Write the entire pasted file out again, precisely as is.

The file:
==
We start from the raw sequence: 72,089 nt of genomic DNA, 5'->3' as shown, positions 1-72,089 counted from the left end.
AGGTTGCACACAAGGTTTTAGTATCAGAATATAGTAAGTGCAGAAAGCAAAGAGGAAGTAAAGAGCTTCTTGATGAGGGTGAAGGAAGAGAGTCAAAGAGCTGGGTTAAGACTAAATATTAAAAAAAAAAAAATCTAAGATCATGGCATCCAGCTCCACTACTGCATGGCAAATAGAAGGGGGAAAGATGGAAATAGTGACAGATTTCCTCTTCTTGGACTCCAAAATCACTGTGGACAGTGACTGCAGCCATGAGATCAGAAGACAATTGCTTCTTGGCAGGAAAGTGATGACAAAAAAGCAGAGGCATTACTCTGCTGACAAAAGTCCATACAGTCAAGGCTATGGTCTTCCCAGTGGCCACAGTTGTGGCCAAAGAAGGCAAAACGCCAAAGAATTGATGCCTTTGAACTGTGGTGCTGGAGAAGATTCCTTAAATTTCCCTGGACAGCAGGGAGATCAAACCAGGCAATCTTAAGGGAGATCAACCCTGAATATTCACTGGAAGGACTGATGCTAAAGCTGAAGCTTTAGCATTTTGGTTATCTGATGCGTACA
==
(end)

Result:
We start from the raw sequence: 72,089 nt of genomic DNA, 5'->3' as shown, positions 1-72,089 counted from the left end.
AGGTTGCACACAAGGTTTTAGTATCAGAATATAGTAAGTGCAGAAAGCAAAGAGGAAGTAAAGAGCTTCTTGATGAGGGTGAAGGAAGAGAGTCAAAGAGCTGGGTTAAGACTAAATATTAAAAAAAAAAAAATCTAAGATCATGGCATCCAGCTCCACTACTGCATGGCAAATAGAAGGGGGAAAGATGGAAATAGTGACAGATTTCCTCTTCTTGGACTCCAAAATCACTGTGGACAGTGACTGCAGCCATGAGATCAGAAGACAATTGCTTCTTGGCAGGAAAGTGATGACAAAAAAGCAGAGGCATTACTCTGCTGACAAAAGTCCATACAGTCAAGGCTATGGTCTTCCCAGTGGCCACAGTTGTGGCCAAAGAAGGCAAAACGCCAAAGAATTGATGCCTTTGAACTGTGGTGCTGGAGAAGATTCCTTAAATTTCCCTGGACAGCAGGGAGATCAAACCAGGCAATCTTAAGGGAGATCAACCCTGAATATTCACTGGAAGGACTGATGCTAAAGCTGAAGCTTTAGCATTTTGGTTATCTGATGCGTACA